US Army Corps of Engineers
Jacksonville District

Real estate plays important role in civil works and military projects

Published Aug. 28, 2013
Hansler Bealyer (right), chief of the Real Estate Acquisition Branch, accompanies engineers Tony Smith (center) and Tim Gysan (left) on a River Acres site visit, to ensure real estate interests are appropriately addressed.

Hansler Bealyer (right), chief of the Real Estate Acquisition Branch, accompanies engineers Tony Smith (center) and Tim Gysan (left) on a River Acres site visit, to ensure real estate interests are appropriately addressed.

More than a decade after leaving Jacksonville District as a realty specialist to assume an 18-month tour with the Installation Management Agency, Europe, Audrey Ormerod has come full circle, returning to the district as the Real Estate Division chief.

After working with various Army commands for more than 30 years, Ormerod is excited to return to Jacksonville to oversee its real estate mission.

The Real Estate Division is responsible for ensuring the federal government has sufficient real estate interests necessary to support the construction, operations and maintenance of Corps civil works and military projects. The division plays a huge role in the process that leads to the completion of a civil works and military projects.

During the civil works reconnaissance study stage, a real estate appendix is prepared as part of the study to determine if there is sufficient federal interest to move into the feasibility phase of a civil works project. In the feasibility study phase, a comprehensive and detailed real estate appendix is prepared as part of the feasibility report, which is submitted to Corps headquarters for a determination on project authorization and funding. There are numerous factors that play a role in whether a project will be approved and constructed. The identification of real estate interests and costs are major components in that decision-making process.

Ormerod said that working with real estate is unique. “All the work we do is on or affects someone’s real estate or an interest in their real estate. Real estate is all land and structures firmly attached, such as buildings, structures, piers, wharves and linear structures; or integrated into the land such as underground utilities. Real estate is thought of as a group of rights, like a bundle of sticks, which can be divided. Beneath it all is the land,” she explained.

Hansler Bealyer, chief of the Real Estate Acquisition Branch, agrees with Ormerod in that real estate is a valuable function that enables the district to operate successfully. His branch works closely with both Programs and Project Management and Planning and Policy Divisions in the development and implementation of reports and construction efforts.

“It’s one of those key elements of a project, for which its many complexities are often overlooked. Each parcel of land can have various components of ownership, which can make acquisition go from a simple process taking a day or two on one hand, to a very complicated legal process taking a few months and in some cases, years,” said Bealyer.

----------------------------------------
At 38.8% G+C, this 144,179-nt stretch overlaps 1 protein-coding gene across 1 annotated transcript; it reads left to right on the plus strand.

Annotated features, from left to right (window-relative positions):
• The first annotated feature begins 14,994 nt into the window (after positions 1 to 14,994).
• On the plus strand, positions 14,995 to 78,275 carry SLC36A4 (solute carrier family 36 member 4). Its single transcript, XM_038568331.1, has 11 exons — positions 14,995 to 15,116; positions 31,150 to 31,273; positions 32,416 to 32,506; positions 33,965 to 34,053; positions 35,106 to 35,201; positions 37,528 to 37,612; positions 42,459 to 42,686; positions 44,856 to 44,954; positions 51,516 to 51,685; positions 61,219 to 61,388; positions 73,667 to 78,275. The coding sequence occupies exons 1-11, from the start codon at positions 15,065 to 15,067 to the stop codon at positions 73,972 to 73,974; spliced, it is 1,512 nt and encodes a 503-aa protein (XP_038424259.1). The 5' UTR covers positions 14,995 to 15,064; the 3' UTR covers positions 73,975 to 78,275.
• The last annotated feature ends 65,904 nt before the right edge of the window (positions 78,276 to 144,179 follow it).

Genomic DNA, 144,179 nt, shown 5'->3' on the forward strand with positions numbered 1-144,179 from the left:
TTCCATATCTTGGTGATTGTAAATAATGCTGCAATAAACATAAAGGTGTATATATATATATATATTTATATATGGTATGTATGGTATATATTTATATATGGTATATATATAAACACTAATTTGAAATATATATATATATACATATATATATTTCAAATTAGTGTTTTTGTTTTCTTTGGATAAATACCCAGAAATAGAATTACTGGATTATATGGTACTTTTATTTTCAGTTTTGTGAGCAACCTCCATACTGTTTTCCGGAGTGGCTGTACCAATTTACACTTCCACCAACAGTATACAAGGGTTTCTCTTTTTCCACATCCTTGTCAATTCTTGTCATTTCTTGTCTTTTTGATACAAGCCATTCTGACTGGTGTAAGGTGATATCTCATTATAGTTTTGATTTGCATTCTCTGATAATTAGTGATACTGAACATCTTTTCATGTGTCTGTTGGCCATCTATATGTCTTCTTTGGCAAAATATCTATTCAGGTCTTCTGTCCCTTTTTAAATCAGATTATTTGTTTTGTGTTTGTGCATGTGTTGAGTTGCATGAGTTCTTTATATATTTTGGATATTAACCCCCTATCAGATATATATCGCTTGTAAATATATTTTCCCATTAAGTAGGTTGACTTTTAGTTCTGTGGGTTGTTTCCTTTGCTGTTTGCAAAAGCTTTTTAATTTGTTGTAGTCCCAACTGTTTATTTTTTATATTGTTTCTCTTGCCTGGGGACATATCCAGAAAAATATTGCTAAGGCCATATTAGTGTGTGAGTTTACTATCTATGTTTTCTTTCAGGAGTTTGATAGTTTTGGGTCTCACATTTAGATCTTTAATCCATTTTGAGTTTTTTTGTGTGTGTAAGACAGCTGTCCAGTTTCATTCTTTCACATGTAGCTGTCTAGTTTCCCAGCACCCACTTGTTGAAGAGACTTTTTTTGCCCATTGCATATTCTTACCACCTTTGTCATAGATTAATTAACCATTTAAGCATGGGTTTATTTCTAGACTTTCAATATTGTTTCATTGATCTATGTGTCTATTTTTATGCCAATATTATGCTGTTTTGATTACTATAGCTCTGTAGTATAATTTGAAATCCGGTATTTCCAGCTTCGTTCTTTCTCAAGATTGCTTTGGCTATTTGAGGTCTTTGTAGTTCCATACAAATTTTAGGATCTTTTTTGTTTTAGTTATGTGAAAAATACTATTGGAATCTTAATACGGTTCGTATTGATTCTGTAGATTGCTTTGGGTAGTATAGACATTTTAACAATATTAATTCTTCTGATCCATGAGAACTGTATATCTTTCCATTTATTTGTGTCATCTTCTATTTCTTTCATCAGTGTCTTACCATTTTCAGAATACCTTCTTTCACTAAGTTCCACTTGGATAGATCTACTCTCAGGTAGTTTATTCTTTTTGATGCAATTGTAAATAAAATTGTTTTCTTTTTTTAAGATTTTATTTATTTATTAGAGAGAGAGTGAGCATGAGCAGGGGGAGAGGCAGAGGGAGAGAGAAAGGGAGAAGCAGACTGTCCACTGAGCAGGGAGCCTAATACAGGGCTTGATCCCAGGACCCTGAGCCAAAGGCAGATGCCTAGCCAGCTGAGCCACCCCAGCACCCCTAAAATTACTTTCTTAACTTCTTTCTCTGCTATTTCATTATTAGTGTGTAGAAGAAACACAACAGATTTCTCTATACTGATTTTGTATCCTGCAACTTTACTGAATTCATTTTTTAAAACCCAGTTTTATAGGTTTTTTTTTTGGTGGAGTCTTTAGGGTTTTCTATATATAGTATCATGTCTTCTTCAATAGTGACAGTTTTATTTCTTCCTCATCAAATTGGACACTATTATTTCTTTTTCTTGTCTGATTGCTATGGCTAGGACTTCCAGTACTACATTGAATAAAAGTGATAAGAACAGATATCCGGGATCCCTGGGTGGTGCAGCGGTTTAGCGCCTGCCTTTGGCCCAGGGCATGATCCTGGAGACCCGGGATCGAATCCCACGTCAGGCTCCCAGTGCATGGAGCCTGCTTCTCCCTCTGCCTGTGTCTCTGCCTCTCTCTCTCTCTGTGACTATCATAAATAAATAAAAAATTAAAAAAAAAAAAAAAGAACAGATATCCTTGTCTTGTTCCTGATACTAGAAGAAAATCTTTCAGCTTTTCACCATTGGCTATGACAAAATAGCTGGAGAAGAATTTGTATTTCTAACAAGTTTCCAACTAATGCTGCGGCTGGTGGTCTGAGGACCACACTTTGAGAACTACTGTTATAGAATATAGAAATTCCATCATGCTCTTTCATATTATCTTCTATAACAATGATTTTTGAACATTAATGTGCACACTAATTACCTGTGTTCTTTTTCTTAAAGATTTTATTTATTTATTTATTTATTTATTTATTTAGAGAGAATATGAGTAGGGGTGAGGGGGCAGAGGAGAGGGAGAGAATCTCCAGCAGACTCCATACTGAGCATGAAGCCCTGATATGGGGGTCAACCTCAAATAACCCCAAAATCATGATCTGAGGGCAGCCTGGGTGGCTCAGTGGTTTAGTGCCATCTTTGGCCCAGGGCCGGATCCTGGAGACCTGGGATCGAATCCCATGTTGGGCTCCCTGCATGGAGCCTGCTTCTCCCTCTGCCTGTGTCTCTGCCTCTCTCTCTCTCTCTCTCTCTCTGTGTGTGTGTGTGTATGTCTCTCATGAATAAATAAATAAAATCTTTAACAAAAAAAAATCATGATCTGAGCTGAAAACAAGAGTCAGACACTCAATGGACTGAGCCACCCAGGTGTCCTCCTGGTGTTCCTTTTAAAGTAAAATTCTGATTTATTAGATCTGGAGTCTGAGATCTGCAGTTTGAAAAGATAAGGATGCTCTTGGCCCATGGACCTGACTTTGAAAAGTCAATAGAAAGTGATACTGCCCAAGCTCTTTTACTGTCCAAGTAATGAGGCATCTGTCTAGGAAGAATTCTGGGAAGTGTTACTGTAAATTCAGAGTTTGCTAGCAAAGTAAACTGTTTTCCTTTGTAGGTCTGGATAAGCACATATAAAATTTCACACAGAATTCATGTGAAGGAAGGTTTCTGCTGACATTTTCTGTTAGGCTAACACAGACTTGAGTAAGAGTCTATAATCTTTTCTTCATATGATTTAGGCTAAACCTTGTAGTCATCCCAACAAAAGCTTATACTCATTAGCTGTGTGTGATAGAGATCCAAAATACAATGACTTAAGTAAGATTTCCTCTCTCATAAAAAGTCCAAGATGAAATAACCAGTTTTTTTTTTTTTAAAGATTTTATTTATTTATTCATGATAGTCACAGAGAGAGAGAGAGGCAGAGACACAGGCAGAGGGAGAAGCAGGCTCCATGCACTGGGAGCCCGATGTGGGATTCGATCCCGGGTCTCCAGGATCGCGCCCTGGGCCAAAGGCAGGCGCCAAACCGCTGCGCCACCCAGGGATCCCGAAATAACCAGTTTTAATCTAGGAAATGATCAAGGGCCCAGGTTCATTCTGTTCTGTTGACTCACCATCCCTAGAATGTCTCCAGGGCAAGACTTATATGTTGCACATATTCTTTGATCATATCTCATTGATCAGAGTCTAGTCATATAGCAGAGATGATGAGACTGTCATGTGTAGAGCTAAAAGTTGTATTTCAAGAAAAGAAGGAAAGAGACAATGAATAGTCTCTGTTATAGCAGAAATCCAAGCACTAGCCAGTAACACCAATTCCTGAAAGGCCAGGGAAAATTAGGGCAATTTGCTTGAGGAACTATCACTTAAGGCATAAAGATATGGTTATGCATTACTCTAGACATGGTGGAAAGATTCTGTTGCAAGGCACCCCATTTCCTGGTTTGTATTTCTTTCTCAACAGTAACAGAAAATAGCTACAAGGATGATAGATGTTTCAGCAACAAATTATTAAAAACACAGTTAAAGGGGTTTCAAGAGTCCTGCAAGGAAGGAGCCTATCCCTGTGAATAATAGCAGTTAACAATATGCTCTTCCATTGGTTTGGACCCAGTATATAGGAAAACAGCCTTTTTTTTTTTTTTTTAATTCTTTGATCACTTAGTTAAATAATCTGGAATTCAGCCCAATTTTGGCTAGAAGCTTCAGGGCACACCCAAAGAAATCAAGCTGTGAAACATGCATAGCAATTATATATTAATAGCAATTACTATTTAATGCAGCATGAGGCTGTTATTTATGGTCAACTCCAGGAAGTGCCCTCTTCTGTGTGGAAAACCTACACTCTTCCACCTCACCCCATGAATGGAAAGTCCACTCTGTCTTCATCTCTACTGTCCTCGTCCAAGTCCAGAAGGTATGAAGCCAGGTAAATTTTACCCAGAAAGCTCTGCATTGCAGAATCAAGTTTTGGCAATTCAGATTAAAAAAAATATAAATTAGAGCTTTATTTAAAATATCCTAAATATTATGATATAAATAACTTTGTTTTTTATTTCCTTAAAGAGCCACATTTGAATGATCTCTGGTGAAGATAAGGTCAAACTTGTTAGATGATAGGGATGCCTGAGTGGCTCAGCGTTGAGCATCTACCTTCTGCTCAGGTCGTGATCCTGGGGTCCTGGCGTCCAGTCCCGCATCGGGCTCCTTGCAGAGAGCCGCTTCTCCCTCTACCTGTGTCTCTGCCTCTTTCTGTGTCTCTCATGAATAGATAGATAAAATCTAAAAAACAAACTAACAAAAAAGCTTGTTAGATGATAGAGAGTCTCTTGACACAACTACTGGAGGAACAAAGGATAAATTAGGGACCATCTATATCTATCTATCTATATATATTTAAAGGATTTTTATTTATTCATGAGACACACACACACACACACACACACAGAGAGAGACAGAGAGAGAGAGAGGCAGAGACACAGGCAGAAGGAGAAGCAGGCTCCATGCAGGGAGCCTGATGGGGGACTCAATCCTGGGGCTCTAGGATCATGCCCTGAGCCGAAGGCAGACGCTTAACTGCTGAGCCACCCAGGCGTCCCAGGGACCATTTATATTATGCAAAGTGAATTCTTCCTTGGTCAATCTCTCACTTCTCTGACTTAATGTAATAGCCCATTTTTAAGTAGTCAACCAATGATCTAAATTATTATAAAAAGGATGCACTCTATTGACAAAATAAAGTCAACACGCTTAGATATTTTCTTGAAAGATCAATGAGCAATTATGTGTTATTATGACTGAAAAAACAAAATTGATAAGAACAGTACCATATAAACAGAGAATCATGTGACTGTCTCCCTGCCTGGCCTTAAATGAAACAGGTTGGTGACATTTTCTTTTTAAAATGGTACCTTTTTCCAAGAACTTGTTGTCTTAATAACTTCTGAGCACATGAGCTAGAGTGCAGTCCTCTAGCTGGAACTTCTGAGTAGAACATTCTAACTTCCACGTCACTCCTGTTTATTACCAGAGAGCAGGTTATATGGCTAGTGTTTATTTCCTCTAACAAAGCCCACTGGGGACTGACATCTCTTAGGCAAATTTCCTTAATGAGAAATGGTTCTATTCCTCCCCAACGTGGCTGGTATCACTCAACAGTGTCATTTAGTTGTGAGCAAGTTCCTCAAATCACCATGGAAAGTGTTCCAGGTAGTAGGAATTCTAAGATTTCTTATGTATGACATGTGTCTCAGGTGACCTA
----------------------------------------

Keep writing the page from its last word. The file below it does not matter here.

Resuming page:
Bealyer says the district has numerous missions to provide various services to the nation, both here in the U.S. and abroad. One of the components of mission accomplishment is ensuring that real estate is available to support those missions. Absent the real estate component, successful mission accomplishment is not possible.

Mark Bennett, chief of the Management Disposal Branch, explained that no two real estate actions are alike. In real estate, it’s often said the three most important considerations are “location, location, location.”  In the case of real estate that supports district projects, location makes each action different. In addition to civil works support, his branch executes the Department of Defense Military Recruiting Program and supports military projects in Puerto Rico and the U.S. Virgin Islands. 

With real estate potentially affecting an individual’s or organization’s real estate or interest in that real estate, Ormerod and her staff said that it’s important for project delivery teams to include a real estate representative.

“The real estate mission begins in a project’s planning and resourcing stages, and spans acquisition, construction, management and disposal,” Ormerod said. “Everything we do is on somebody’s land. Whether we’re building docks or bridges, real estate is a part of it.”

“It is our responsibility to ensure all interests of real estate are appropriately addressed,” said Bennett.  “One of the biggest problems people get into is trying to appropriate something they have no right to. We make sure our [government] rights aren’t encroached upon, so that our engineering plans work as designed. We make sure interests aren’t compromised, that the chain of title is intact and that appropriate real estate interests apply to what the district is executing.”

Real Estate Division is involved with several key civil works projects, including the Kissimmee River Restoration Project (KRR) and the Herbert Hoover Dike Rehabilitation Project. The KRR is one of the federal government’s largest environmental projects and has been recognized for its environmental success.

“Somebody has to get the land. We [real estate] have a role. None of our projects can move forward until we have the land,” Ormerod said.